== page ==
Well, I don’t think it’s quite that bad . . . at least not yet!
Aging, if we are blessed to live long lives, is a gradual process. If I went to bed as a 16 year old and woke up as my nearly 66 years, clearly, I might feel a little bit like this cartoon. Thank goodness the aging transformation is not that rapid!
Sure, I have some failing body parts. I had a knee replacement some years ago and may need another in the near future. With that, I can’t run as I once loved to do. A riffle shot too close to my ear caused hearing loss. My “perfect peepers” now require glasses to read anything. Sometimes, I forget what day it is, someone’s name, or where I put my glasses. Managing a healthy weight has been a struggle for me all of my life and has only becomes more challenging with age. Finally, my favorite foods no longer agree with me. None of these is life threatening. I am profoundly grateful for that.
Perhaps my body is “losing it” a little bit as I get older. As I reflect on all of the aspects of aging, I can handle my incidental ailments. What is most devastating to me is the loss of life I have seen over the years. I have lost loving family members, dear friends, and a long list high school classmates Age does not discriminate. I have seen unthinkable suffering and wonder why. I have seen unexpected tragedies and wonder why again. Suffering and/or loss of those important to me are by far the toughest parts of aging from my perspective.
Yes, I am getting older but I am also much wiser, far more compassionate and almost “maternally” caring then that 16 year old. I like myself better. With all of the suffering and loss I have experienced, I cherish more each day my life and the lives of those near and dear to me.
I CHOOSE TO EMBRACE AGING RATHER THAN FEELING DISGRACED ABOUT IT! How? I’m taking control of “it” rather than “it” controlling me. I have discovered the importance of four words in my life; determination, dedication, change and acceptance.
So, I can’t run anymore. It took me a few years but I realized there are other ways to exercise. I tried assorted at-home exercise regiments with no success. I finally rediscovered my passion for cycling. This time I took to the road on a bicycle instead of a motorcycle. My first time out, I thought I would collapse after just four miles. I was not that 16 year old for sure but also did not comprehend that there is a right way to begin anything. I should have done my homework. I strongly urge everyone to check with a doctor before any new exercise program and also consult with a professional in the respective field of any new activity. I finally did both. Doctor said my knee could tolerate biking. Heart and other vital organs were all good. A reputable bicycle shop owner measured me and suggested a different bike for my body type. That was six years ago. Last summer, I rode my bike acrossAmerica. That’s what determination, dedication, acceptance and change did for me.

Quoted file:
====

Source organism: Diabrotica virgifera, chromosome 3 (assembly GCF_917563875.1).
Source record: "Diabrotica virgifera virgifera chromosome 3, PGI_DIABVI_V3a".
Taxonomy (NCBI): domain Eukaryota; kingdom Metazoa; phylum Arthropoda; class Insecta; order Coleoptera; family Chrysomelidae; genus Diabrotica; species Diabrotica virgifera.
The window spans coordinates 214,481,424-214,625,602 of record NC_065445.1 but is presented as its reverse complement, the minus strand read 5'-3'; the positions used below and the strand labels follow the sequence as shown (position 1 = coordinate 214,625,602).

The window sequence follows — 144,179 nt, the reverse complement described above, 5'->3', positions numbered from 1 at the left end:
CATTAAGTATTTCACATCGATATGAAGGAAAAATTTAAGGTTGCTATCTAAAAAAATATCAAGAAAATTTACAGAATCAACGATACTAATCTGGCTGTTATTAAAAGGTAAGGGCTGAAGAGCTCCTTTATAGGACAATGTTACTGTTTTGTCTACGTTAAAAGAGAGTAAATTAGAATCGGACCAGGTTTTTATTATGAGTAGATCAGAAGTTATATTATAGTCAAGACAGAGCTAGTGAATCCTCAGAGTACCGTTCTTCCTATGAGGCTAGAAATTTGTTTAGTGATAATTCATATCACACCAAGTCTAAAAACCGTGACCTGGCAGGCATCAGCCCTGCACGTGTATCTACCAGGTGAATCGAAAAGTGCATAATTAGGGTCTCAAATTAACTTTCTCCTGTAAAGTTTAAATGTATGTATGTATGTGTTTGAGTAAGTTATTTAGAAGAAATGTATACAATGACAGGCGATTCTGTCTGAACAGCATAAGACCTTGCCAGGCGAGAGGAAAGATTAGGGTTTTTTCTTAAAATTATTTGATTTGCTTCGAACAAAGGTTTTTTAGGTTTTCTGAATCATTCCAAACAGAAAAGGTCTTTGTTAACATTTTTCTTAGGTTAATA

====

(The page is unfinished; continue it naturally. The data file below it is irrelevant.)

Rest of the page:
No amount of determination, dedication or change can give me better peepers or improve my hearing. Acceptance, however, reminds me to have multiple pairs of reading glasses around and to sit with my better ear next to the person I want to most hear. When I decide I want to hear everyone all of the time, I accept the fact that I will need some help with a hearing aid.
My favorite foods and weight management? I accept the fact that it’s a battle for me. I am determined to beat it and dedicated to finding that change in diet which suits my health and lifestyle. I’ll get back to you on the status of that one; perhaps in another article.
While I have those little memory lapses from time to time, they are more frustrating than dangerous. I’m in good company. Friends and family half my age have the same problem. When I realize it’s happening, it’s generally less about losing my memory and more about losing my focus on what’s important to me at this stage of my life. I turn to more “me time” by riding my bike, reading, and spending special time with family and friends. For the most part, the rest can wait. “Me time” makes it easier for me to deal with the rest of the noise in my life. I highly recommend it for everyone.
The calendar says I will be 66 this year. With a few little inconveniences, I appreciate my life so much more than I did as a teenager, a young (at times foolish) man in my 20’s and 30’s, and a money-making, ambitious man in my 40’s and 50’s. I have not yet grown up and hope I never do. I have, nevertheless, learned how to act in public (I think) and continue to learn something new and at times something stupid everyday.
Here are my final thoughts for everyone. Like yourself enough to keep moving, keep loving and keep learning. Age happens! Make it the best it can be. That’s my plan!
“I am an optimist. It does not seem too much use being anything else.”
— Winston Churchill